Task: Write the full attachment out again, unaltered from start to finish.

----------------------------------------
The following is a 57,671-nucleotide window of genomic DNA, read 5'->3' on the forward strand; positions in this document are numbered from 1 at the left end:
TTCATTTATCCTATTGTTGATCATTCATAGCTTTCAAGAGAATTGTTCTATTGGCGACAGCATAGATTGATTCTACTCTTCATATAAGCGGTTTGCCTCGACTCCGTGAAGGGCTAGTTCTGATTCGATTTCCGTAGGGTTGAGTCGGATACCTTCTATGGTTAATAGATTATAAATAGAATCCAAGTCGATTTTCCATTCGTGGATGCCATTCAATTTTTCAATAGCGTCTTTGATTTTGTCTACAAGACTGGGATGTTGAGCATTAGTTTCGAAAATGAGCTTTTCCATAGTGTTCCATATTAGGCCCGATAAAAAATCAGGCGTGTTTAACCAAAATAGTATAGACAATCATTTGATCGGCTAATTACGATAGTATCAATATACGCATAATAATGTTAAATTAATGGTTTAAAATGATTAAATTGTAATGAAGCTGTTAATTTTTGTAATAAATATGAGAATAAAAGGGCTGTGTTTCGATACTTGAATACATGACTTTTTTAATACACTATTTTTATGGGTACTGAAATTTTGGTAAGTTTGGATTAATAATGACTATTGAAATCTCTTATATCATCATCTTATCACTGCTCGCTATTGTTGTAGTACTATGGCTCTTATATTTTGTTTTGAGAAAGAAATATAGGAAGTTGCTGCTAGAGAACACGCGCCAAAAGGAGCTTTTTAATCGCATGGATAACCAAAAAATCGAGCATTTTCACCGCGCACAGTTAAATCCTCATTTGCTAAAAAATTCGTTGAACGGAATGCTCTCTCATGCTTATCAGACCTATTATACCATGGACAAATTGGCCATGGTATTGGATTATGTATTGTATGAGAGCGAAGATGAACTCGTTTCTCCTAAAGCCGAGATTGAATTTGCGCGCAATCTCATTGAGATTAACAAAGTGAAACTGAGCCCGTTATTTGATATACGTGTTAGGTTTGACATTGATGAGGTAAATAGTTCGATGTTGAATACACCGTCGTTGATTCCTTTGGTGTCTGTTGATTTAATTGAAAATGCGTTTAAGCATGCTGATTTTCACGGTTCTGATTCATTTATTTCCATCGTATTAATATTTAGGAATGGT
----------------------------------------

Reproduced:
The following is a 57,671-nucleotide window of genomic DNA, read 5'->3' on the forward strand; positions in this document are numbered from 1 at the left end:
TTCATTTATCCTATTGTTGATCATTCATAGCTTTCAAGAGAATTGTTCTATTGGCGACAGCATAGATTGATTCTACTCTTCATATAAGCGGTTTGCCTCGACTCCGTGAAGGGCTAGTTCTGATTCGATTTCCGTAGGGTTGAGTCGGATACCTTCTATGGTTAATAGATTATAAATAGAATCCAAGTCGATTTTCCATTCGTGGATGCCATTCAATTTTTCAATAGCGTCTTTGATTTTGTCTACAAGACTGGGATGTTGAGCATTAGTTTCGAAAATGAGCTTTTCCATAGTGTTCCATATTAGGCCCGATAAAAAATCAGGCGTGTTTAACCAAAATAGTATAGACAATCATTTGATCGGCTAATTACGATAGTATCAATATACGCATAATAATGTTAAATTAATGGTTTAAAATGATTAAATTGTAATGAAGCTGTTAATTTTTGTAATAAATATGAGAATAAAAGGGCTGTGTTTCGATACTTGAATACATGACTTTTTTAATACACTATTTTTATGGGTACTGAAATTTTGGTAAGTTTGGATTAATAATGACTATTGAAATCTCTTATATCATCATCTTATCACTGCTCGCTATTGTTGTAGTACTATGGCTCTTATATTTTGTTTTGAGAAAGAAATATAGGAAGTTGCTGCTAGAGAACACGCGCCAAAAGGAGCTTTTTAATCGCATGGATAACCAAAAAATCGAGCATTTTCACCGCGCACAGTTAAATCCTCATTTGCTAAAAAATTCGTTGAACGGAATGCTCTCTCATGCTTATCAGACCTATTATACCATGGACAAATTGGCCATGGTATTGGATTATGTATTGTATGAGAGCGAAGATGAACTCGTTTCTCCTAAAGCCGAGATTGAATTTGCGCGCAATCTCATTGAGATTAACAAAGTGAAACTGAGCCCGTTATTTGATATACGTGTTAGGTTTGACATTGATGAGGTAAATAGTTCGATGTTGAATACACCGTCGTTGATTCCTTTGGTGTCTGTTGATTTAATTGAAAATGCGTTTAAGCATGCTGATTTTCACGGTTCTGATTCATTTATTTCCATCGTATTAATATTTAGGAATGGT